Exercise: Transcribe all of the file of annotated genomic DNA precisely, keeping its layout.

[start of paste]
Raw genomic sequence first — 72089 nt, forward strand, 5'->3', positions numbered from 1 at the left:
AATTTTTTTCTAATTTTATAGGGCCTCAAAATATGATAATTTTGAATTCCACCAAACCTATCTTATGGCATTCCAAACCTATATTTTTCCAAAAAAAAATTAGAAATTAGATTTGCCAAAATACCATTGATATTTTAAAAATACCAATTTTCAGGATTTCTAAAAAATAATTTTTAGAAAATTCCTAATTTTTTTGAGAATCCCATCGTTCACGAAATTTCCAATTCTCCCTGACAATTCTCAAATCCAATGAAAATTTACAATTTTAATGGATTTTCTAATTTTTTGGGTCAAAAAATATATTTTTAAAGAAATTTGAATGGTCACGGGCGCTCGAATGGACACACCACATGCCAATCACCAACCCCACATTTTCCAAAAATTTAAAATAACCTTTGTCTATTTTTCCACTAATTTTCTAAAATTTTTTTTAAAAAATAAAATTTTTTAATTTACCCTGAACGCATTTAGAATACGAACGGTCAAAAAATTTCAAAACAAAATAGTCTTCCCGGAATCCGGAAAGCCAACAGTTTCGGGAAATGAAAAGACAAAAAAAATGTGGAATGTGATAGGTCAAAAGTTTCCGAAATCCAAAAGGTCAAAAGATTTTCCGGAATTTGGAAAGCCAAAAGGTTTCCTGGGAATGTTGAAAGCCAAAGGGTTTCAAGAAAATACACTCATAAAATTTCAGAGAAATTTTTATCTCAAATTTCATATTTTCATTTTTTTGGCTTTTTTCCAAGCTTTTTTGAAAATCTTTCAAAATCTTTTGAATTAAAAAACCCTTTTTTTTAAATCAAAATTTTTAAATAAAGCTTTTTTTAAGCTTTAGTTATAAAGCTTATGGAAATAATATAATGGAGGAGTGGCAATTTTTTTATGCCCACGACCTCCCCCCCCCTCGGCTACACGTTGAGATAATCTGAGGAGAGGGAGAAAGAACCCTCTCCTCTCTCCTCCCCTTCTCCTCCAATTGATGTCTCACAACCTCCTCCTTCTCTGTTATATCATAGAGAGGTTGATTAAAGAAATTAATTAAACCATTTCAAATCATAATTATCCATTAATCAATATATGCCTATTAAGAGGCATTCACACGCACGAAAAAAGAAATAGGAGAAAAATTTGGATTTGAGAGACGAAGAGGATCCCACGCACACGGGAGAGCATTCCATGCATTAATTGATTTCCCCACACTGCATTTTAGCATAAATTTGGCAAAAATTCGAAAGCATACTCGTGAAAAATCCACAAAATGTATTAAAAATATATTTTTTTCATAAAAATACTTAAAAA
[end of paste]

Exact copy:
Raw genomic sequence first — 72089 nt, forward strand, 5'->3', positions numbered from 1 at the left:
AATTTTTTTCTAATTTTATAGGGCCTCAAAATATGATAATTTTGAATTCCACCAAACCTATCTTATGGCATTCCAAACCTATATTTTTCCAAAAAAAAATTAGAAATTAGATTTGCCAAAATACCATTGATATTTTAAAAATACCAATTTTCAGGATTTCTAAAAAATAATTTTTAGAAAATTCCTAATTTTTTTGAGAATCCCATCGTTCACGAAATTTCCAATTCTCCCTGACAATTCTCAAATCCAATGAAAATTTACAATTTTAATGGATTTTCTAATTTTTTGGGTCAAAAAATATATTTTTAAAGAAATTTGAATGGTCACGGGCGCTCGAATGGACACACCACATGCCAATCACCAACCCCACATTTTCCAAAAATTTAAAATAACCTTTGTCTATTTTTCCACTAATTTTCTAAAATTTTTTTTAAAAAATAAAATTTTTTAATTTACCCTGAACGCATTTAGAATACGAACGGTCAAAAAATTTCAAAACAAAATAGTCTTCCCGGAATCCGGAAAGCCAACAGTTTCGGGAAATGAAAAGACAAAAAAAATGTGGAATGTGATAGGTCAAAAGTTTCCGAAATCCAAAAGGTCAAAAGATTTTCCGGAATTTGGAAAGCCAAAAGGTTTCCTGGGAATGTTGAAAGCCAAAGGGTTTCAAGAAAATACACTCATAAAATTTCAGAGAAATTTTTATCTCAAATTTCATATTTTCATTTTTTTGGCTTTTTTCCAAGCTTTTTTGAAAATCTTTCAAAATCTTTTGAATTAAAAAACCCTTTTTTTTAAATCAAAATTTTTAAATAAAGCTTTTTTTAAGCTTTAGTTATAAAGCTTATGGAAATAATATAATGGAGGAGTGGCAATTTTTTTATGCCCACGACCTCCCCCCCCCTCGGCTACACGTTGAGATAATCTGAGGAGAGGGAGAAAGAACCCTCTCCTCTCTCCTCCCCTTCTCCTCCAATTGATGTCTCACAACCTCCTCCTTCTCTGTTATATCATAGAGAGGTTGATTAAAGAAATTAATTAAACCATTTCAAATCATAATTATCCATTAATCAATATATGCCTATTAAGAGGCATTCACACGCACGAAAAAAGAAATAGGAGAAAAATTTGGATTTGAGAGACGAAGAGGATCCCACGCACACGGGAGAGCATTCCATGCATTAATTGATTTCCCCACACTGCATTTTAGCATAAATTTGGCAAAAATTCGAAAGCATACTCGTGAAAAATCCACAAAATGTATTAAAAATATATTTTTTTCATAAAAATACTTAAAAA